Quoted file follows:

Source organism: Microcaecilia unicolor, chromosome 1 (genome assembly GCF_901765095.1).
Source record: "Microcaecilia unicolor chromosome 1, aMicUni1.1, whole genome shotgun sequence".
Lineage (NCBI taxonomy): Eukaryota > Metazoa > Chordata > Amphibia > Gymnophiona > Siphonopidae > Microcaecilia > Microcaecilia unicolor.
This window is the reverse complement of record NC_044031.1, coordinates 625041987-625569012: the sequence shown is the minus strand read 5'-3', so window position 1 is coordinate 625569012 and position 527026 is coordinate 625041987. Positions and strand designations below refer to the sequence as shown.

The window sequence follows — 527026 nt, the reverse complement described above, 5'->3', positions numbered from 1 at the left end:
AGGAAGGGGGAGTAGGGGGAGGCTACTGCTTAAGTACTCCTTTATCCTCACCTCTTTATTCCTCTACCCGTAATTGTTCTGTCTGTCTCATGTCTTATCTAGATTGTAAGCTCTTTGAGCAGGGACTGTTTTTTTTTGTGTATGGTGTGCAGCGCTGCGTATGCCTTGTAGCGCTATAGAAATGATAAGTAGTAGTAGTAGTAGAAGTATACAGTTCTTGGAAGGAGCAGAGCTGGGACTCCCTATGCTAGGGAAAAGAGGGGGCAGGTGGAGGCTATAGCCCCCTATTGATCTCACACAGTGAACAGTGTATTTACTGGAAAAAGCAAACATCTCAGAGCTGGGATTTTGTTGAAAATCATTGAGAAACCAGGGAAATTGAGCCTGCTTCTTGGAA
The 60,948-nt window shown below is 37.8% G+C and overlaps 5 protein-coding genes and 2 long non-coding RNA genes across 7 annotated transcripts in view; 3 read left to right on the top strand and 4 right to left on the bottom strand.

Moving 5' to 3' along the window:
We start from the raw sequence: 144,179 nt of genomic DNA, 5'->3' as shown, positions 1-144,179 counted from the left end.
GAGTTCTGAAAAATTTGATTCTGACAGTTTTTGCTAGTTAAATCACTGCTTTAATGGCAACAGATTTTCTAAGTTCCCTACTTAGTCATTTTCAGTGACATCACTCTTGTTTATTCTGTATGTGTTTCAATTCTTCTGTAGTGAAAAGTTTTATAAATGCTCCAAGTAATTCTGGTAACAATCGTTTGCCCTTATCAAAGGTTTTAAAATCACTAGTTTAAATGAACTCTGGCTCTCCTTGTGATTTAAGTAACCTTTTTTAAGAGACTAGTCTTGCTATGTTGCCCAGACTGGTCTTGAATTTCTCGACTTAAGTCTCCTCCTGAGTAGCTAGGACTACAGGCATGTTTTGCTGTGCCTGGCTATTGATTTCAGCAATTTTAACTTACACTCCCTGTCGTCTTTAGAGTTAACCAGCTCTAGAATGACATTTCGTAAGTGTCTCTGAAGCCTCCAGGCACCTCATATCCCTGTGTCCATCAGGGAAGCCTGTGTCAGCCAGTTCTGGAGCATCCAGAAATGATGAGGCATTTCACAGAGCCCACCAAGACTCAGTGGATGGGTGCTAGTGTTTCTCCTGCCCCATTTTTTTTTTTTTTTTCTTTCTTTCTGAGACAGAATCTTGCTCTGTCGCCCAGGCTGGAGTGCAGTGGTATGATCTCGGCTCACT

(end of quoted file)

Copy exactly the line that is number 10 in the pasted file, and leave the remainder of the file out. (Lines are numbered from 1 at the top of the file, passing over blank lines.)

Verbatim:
GAGTTCTGAAAAATTTGATTCTGACAGTTTTTGCTAGTTAAATCACTGCTTTAATGGCAACAGATTTTCTAAGTTCCCTACTTAGTCATTTTCAGTGACATCACTCTTGTTTATTCTGTATGTGTTTCAATTCTTCTGTAGTGAAAAGTTTTATAAATGCTCCAAGTAATTCTGGTAACAATCGTTTGCCCTTATCAAAGGTTTTAAAATCACTAGTTTAAATGAACTCTGGCTCTCCTTGTGATTTAAGTAACCTTTTTTAAGAGACTAGTCTTGCTATGTTGCCCAGACTGGTCTTGAATTTCTCGACTTAAGTCTCCTCCTGAGTAGCTAGGACTACAGGCATGTTTTGCTGTGCCTGGCTATTGATTTCAGCAATTTTAACTTACACTCCCTGTCGTCTTTAGAGTTAACCAGCTCTAGAATGACATTTCGTAAGTGTCTCTGAAGCCTCCAGGCACCTCATATCCCTGTGTCCATCAGGGAAGCCTGTGTCAGCCAGTTCTGGAGCATCCAGAAATGATGAGGCATTTCACAGAGCCCACCAAGACTCAGTGGATGGGTGCTAGTGTTTCTCCTGCCCCATTTTTTTTTTTTTTTTCTTTCTTTCTGAGACAGAATCTTGCTCTGTCGCCCAGGCTGGAGTGCAGTGGTATGATCTCGGCTCACT